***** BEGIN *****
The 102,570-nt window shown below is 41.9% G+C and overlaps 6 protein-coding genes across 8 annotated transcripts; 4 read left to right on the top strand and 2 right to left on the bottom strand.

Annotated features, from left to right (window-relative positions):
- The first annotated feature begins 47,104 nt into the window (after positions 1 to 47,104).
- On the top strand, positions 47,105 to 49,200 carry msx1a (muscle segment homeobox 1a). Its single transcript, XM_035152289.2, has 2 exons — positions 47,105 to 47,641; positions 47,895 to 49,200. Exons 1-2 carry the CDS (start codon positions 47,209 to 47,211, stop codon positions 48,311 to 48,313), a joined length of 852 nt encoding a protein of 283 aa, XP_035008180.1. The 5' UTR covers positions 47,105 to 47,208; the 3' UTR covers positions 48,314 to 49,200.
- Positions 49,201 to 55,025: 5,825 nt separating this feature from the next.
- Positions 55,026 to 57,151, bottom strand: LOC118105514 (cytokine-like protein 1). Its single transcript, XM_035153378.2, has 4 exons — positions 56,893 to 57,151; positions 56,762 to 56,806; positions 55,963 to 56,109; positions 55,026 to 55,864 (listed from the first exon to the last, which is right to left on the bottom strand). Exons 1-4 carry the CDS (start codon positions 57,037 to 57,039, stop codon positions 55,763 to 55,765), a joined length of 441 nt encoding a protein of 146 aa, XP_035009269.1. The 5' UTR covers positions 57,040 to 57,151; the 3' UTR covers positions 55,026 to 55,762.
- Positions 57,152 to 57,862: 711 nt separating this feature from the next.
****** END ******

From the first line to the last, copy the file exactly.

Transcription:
The 102,570-nt window shown below is 41.9% G+C and overlaps 6 protein-coding genes across 8 annotated transcripts; 4 read left to right on the top strand and 2 right to left on the bottom strand.

Annotated features, from left to right (window-relative positions):
- The first annotated feature begins 47,104 nt into the window (after positions 1 to 47,104).
- On the top strand, positions 47,105 to 49,200 carry msx1a (muscle segment homeobox 1a). Its single transcript, XM_035152289.2, has 2 exons — positions 47,105 to 47,641; positions 47,895 to 49,200. Exons 1-2 carry the CDS (start codon positions 47,209 to 47,211, stop codon positions 48,311 to 48,313), a joined length of 852 nt encoding a protein of 283 aa, XP_035008180.1. The 5' UTR covers positions 47,105 to 47,208; the 3' UTR covers positions 48,314 to 49,200.
- Positions 49,201 to 55,025: 5,825 nt separating this feature from the next.
- Positions 55,026 to 57,151, bottom strand: LOC118105514 (cytokine-like protein 1). Its single transcript, XM_035153378.2, has 4 exons — positions 56,893 to 57,151; positions 56,762 to 56,806; positions 55,963 to 56,109; positions 55,026 to 55,864 (listed from the first exon to the last, which is right to left on the bottom strand). Exons 1-4 carry the CDS (start codon positions 57,037 to 57,039, stop codon positions 55,763 to 55,765), a joined length of 441 nt encoding a protein of 146 aa, XP_035009269.1. The 5' UTR covers positions 57,040 to 57,151; the 3' UTR covers positions 55,026 to 55,762.
- Positions 57,152 to 57,862: 711 nt separating this feature from the next.